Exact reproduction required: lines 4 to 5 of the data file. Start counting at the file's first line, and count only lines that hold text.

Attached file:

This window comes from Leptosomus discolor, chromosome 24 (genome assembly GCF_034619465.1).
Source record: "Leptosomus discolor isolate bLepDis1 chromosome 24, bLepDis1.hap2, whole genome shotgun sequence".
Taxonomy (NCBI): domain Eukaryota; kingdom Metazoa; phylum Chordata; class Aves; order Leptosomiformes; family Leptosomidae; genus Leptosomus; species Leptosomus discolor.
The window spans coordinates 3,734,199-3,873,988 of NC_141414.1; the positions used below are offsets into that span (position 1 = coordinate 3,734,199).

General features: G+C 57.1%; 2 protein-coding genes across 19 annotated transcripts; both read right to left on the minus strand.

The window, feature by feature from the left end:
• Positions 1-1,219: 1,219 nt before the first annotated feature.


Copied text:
The window spans coordinates 3,734,199-3,873,988 of NC_141414.1; the positions used below are offsets into that span (position 1 = coordinate 3,734,199).

General features: G+C 57.1%; 2 protein-coding genes across 19 annotated transcripts; both read right to left on the minus strand.